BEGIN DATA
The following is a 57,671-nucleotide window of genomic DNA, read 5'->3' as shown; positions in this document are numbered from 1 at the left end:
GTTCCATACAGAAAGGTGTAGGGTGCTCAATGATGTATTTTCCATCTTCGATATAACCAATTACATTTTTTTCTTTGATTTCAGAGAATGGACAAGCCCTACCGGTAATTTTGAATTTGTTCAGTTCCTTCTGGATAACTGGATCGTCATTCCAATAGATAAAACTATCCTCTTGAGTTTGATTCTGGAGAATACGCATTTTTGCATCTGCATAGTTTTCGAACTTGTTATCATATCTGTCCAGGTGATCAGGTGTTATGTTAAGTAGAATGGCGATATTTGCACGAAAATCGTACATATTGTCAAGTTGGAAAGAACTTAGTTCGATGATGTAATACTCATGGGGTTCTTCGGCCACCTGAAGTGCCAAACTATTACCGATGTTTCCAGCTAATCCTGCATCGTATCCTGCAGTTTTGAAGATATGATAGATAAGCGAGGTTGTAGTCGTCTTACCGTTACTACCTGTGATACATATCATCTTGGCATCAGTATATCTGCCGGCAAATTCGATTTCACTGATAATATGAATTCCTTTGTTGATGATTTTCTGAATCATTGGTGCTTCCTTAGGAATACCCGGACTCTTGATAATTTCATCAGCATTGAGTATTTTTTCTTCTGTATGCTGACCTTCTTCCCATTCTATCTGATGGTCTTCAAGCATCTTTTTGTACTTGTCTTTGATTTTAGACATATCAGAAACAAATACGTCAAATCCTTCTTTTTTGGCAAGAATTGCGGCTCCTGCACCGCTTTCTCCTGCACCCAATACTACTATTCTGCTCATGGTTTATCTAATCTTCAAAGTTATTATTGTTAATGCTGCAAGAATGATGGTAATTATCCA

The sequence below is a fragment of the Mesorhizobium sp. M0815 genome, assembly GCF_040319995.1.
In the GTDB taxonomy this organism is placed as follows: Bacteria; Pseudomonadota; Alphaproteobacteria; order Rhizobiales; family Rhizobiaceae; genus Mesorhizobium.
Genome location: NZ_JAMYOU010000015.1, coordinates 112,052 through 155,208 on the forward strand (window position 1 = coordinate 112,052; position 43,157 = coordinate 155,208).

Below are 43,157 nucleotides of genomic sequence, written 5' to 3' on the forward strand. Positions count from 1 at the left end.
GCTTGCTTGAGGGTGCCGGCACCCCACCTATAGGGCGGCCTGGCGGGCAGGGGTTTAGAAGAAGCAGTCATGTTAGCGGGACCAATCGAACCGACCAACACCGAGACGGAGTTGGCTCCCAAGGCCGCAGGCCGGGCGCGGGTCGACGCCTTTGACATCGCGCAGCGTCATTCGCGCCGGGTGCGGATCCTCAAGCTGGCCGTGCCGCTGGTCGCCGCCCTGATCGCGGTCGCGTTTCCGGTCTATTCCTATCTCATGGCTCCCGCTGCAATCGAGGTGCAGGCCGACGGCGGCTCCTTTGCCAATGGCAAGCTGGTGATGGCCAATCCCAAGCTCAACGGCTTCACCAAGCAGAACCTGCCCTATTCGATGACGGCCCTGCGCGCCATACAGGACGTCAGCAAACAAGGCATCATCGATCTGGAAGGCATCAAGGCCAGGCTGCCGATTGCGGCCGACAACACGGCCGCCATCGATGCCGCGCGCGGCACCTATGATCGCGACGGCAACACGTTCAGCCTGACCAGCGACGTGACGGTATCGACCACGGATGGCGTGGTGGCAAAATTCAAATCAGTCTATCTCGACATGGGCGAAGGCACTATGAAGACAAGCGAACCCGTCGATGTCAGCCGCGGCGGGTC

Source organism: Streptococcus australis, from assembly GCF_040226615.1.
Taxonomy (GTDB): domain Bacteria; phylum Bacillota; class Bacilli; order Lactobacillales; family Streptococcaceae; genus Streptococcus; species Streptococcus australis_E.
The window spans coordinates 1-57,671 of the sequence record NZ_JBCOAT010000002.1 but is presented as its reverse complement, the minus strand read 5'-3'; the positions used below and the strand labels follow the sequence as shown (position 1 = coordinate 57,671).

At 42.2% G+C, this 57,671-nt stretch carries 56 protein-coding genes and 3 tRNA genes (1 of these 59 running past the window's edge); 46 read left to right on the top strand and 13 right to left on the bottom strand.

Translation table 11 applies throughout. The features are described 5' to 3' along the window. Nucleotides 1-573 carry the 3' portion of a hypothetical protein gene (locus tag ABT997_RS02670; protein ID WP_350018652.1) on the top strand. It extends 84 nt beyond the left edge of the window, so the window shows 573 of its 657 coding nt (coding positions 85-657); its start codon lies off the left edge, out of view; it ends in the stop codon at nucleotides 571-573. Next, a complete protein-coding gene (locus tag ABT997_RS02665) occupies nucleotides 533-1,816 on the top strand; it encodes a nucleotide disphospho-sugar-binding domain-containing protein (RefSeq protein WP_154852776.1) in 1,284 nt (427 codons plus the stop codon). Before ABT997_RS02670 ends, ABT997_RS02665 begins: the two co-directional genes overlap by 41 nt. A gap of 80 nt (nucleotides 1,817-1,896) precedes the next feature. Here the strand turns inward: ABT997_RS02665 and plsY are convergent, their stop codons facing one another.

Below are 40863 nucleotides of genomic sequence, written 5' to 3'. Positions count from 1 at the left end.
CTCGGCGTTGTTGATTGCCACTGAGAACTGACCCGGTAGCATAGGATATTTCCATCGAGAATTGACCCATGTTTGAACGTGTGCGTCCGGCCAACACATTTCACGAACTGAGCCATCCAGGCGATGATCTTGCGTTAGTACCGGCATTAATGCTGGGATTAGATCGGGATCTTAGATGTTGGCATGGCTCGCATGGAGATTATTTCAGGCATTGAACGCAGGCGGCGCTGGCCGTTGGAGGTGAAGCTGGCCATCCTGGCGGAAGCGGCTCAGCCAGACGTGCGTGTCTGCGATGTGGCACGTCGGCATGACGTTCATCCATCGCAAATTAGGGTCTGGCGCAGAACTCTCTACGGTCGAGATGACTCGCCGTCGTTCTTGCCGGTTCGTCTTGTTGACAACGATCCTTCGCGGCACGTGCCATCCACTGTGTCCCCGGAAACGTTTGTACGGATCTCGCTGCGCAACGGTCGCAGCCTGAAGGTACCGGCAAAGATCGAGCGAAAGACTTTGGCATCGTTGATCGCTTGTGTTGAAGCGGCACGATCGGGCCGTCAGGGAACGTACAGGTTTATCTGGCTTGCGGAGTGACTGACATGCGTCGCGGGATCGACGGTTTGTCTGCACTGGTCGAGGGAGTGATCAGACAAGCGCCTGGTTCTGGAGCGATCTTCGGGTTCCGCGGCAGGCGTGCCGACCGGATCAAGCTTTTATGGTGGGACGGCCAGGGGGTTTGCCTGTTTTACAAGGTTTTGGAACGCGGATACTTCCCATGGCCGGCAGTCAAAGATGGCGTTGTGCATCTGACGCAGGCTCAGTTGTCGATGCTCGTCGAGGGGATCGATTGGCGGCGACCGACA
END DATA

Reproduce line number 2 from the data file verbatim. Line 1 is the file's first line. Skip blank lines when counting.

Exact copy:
GTTCCATACAGAAAGGTGTAGGGTGCTCAATGATGTATTTTCCATCTTCGATATAACCAATTACATTTTTTTCTTTGATTTCAGAGAATGGACAAGCCCTACCGGTAATTTTGAATTTGTTCAGTTCCTTCTGGATAACTGGATCGTCATTCCAATAGATAAAACTATCCTCTTGAGTTTGATTCTGGAGAATACGCATTTTTGCATCTGCATAGTTTTCGAACTTGTTATCATATCTGTCCAGGTGATCAGGTGTTATGTTAAGTAGAATGGCGATATTTGCACGAAAATCGTACATATTGTCAAGTTGGAAAGAACTTAGTTCGATGATGTAATACTCATGGGGTTCTTCGGCCACCTGAAGTGCCAAACTATTACCGATGTTTCCAGCTAATCCTGCATCGTATCCTGCAGTTTTGAAGATATGATAGATAAGCGAGGTTGTAGTCGTCTTACCGTTACTACCTGTGATACATATCATCTTGGCATCAGTATATCTGCCGGCAAATTCGATTTCACTGATAATATGAATTCCTTTGTTGATGATTTTCTGAATCATTGGTGCTTCCTTAGGAATACCCGGACTCTTGATAATTTCATCAGCATTGAGTATTTTTTCTTCTGTATGCTGACCTTCTTCCCATTCTATCTGATGGTCTTCAAGCATCTTTTTGTACTTGTCTTTGATTTTAGACATATCAGAAACAAATACGTCAAATCCTTCTTTTTTGGCAAGAATTGCGGCTCCTGCACCGCTTTCTCCTGCACCCAATACTACTATTCTGCTCATGGTTTATCTAATCTTCAAAGTTATTATTGTTAATGCTGCAAGAATGATGGTAATTATCCA